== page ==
As people stockpile on booze and London City Bond announces the introduction of a revised delivery service, is there any risk we'll be running out of wine?
It was weeks before the government ruled for a lockdown that people began raiding supermarkets.
Toilet roll, pasta, flour, rice and eggs are now only found in their mere literary format, as solitary tags adorn empty supermarket shelves.
It’s not just essential goods, however, that people have been frantically stocking up on. My local Sainsbury's was out of Frozen Turkey Dinosaurs last time I shopped – it’s astonishing what people might understand as essential.
Wine, however, is a more widely agreeable ‘essential’. With Dry January now a thing of the past, and pubs, bars and restaurants closed or working as takeaway businesses only, fears have been spreading that we won’t have enough booze to get us through the isolation of this shutdown.
Unprecedented wine sales
Fears might be well-founded. Majestic’s website crashed last weekend due to an unprecedented degree of demand, and was forced to temporarily shut its shops just to give staff time to restock, and breathe. Then, on Tuesday, The Wine Society decided to suspend operations to avoid putting its staff at risk of contracting coronavirus.
On-trade merchants, many of which have swiftly upped their B2C game, have seen online sales sky-rocket, too. Jascots was one such case, turning its business from 99.8% on-trade to mainly home-delivery and wholesale in the blink of an eye.
Like other merchants, Yapp Bros had a spectacular week last week; on Thursday 19 March, they managed to dispatch the biggest volume of wine in a day, ever.
Yapp Brother’s Tom Ashworth told us that this was due to ‘customers realising that they may be spending months at home and ensuring that they had decent stocks of good wine for that reality’.
Ashworth seems relatively relaxed about his current stock availability: ‘We were stocked to a level to supply the on-trade, so that capacity can be redirected to consumers, [and] we have shipments booked to arrive this week and next,’ he said.
‘But it’s a possibility that freight shipments may be restricted,’ he continued, explaining that fulfilment at their end is ‘getting increasingly difficult’.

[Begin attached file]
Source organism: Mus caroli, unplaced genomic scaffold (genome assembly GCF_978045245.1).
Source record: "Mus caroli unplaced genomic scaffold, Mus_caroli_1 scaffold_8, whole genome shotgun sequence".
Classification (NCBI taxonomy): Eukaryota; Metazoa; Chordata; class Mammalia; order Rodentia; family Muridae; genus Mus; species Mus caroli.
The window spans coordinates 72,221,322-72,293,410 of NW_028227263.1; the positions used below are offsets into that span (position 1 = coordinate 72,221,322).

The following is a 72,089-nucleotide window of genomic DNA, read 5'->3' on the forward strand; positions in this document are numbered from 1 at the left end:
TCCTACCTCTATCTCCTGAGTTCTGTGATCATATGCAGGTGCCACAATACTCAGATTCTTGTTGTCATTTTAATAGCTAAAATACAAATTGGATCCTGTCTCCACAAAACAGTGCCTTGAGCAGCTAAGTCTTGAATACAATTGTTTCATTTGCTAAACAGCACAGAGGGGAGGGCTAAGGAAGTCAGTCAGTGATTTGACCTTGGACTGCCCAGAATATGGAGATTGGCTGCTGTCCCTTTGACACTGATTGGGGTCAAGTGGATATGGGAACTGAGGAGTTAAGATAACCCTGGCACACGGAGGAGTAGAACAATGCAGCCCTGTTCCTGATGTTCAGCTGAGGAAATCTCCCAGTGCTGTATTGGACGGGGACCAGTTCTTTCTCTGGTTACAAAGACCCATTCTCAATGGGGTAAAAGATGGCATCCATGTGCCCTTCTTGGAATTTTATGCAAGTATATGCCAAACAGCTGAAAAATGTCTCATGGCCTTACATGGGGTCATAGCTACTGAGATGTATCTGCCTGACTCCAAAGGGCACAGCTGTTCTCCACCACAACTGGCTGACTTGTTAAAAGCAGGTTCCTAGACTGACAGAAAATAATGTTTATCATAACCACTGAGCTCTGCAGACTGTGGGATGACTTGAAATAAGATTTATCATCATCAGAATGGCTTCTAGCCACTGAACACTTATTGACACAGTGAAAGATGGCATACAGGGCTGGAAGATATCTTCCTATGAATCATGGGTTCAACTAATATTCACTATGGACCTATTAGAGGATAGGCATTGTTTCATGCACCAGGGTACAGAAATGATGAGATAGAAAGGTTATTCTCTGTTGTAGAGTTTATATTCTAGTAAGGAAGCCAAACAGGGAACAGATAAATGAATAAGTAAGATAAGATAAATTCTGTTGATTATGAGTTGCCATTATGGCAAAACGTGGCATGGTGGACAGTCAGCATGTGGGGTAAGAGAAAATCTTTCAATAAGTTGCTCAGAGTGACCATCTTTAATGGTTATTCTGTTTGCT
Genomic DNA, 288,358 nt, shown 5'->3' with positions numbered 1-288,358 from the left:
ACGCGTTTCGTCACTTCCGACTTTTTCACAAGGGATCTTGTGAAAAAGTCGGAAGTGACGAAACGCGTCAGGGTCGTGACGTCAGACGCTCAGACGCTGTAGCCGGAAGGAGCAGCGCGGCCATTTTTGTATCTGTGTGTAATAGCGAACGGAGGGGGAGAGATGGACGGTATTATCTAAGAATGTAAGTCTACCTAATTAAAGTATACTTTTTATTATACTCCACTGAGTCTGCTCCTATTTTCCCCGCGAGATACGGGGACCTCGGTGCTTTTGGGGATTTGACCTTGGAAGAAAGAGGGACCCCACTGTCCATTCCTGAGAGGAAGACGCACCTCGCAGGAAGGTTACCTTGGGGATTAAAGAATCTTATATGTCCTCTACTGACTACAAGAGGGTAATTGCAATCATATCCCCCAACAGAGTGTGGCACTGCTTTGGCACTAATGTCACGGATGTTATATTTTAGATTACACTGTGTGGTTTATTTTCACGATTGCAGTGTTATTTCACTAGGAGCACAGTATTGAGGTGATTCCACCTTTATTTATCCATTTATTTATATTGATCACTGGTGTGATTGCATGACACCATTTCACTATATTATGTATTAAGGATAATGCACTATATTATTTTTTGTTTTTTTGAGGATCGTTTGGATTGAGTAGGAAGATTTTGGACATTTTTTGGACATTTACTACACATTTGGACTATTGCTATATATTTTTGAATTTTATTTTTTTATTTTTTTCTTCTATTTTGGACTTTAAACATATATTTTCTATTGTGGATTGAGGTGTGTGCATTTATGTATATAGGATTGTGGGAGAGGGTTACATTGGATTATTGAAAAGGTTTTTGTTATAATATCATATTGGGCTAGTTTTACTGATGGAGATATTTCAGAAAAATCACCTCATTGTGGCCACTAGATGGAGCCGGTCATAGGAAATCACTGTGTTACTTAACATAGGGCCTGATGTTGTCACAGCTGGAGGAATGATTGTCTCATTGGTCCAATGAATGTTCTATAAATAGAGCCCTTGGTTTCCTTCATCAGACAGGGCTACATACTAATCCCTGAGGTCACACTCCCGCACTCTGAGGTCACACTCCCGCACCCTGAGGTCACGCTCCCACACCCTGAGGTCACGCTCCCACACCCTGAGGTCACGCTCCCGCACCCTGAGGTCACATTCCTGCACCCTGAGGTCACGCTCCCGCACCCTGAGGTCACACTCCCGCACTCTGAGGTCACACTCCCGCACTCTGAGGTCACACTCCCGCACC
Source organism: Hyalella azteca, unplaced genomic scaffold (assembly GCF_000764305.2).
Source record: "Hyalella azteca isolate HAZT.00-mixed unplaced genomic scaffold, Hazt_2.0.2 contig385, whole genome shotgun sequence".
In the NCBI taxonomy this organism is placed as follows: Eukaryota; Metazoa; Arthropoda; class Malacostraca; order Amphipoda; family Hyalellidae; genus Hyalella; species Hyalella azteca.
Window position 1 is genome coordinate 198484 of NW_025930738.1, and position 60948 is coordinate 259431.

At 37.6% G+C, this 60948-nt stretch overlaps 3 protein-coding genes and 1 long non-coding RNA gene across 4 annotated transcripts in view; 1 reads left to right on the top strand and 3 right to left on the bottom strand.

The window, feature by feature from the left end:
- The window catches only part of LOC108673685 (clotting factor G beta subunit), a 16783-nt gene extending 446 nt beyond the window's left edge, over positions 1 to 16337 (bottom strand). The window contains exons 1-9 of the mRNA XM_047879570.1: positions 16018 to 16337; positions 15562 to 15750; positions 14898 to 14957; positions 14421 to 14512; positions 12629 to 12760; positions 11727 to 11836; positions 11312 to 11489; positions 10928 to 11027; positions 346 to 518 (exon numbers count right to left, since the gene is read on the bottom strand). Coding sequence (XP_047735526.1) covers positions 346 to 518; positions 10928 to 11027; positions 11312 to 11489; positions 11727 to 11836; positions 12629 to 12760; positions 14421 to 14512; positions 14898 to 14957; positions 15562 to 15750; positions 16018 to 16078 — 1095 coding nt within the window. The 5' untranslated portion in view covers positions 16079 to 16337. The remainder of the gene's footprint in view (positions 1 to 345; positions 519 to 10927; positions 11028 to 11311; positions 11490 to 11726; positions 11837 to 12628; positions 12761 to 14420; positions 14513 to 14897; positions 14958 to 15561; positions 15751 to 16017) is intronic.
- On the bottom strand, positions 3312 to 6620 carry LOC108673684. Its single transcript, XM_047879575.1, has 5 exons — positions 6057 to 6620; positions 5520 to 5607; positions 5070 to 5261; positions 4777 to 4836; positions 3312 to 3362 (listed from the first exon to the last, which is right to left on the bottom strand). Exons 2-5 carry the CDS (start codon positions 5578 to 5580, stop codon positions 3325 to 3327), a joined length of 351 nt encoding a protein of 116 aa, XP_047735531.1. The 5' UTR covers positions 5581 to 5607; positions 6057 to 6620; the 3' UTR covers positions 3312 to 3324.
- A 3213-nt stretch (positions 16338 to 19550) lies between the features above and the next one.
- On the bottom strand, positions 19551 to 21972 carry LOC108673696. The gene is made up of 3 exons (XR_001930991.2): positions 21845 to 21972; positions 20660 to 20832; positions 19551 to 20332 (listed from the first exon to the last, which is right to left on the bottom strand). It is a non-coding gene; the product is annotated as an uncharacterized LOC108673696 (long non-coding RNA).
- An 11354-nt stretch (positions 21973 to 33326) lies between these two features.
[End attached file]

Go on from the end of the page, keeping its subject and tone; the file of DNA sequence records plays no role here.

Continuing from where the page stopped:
Stock is there, but who'll be delivering?
Graft Wine’s Nik Darlington pointed out that, while we shouldn’t worry – for now – about stock from Europe, deliveries might be affected by lack of delivery or warehouse staff well-before international freight shipments will be restricted.
Yesterday evening, Darlington’s words resonated louder, as London City Bond (LCB) – the UK’s leading tax warehousing company – announced the introduction of a revised delivery service from its warehouses to all postcodes in England and Wales, saying that it could no longer offer a guaranteed day for delivery.
As the revised service will come into play on Monday, it’s difficult to foresee what its effect will be, yet ‘new schedules and delivery patterns across the country mean wine will take longer to arrive than usual’, commented Darlington, but at least ‘it will still be moving’, he added. Indeed, an inoperative LCB would be a potentially catastrophic scenario for many wine businesses. ‘It allows for businesses like ours to keep supplying our clients around the country so that, in turn, local wine merchants can deliver directly to their customers,’ said Darlington.
‘Without the dedication of LCB to stay open as best as they possibly can, smaller players like us would be cut out of the supply chain. When supermarkets and larger wine businesses are inundated and ordering systems crack at the seams, we need more than ever to keep open the flow of goods to smaller, local operators.’
LCB said that it will ‘review the situation on a regular basis’ and inform clients of when they plan to resume a normal service. For our own sake, and for that of our industry, deliveries won’t cease before this happens. Until then, UK merchants and producers have plenty of great wine to get us through this lockdown – get ordering.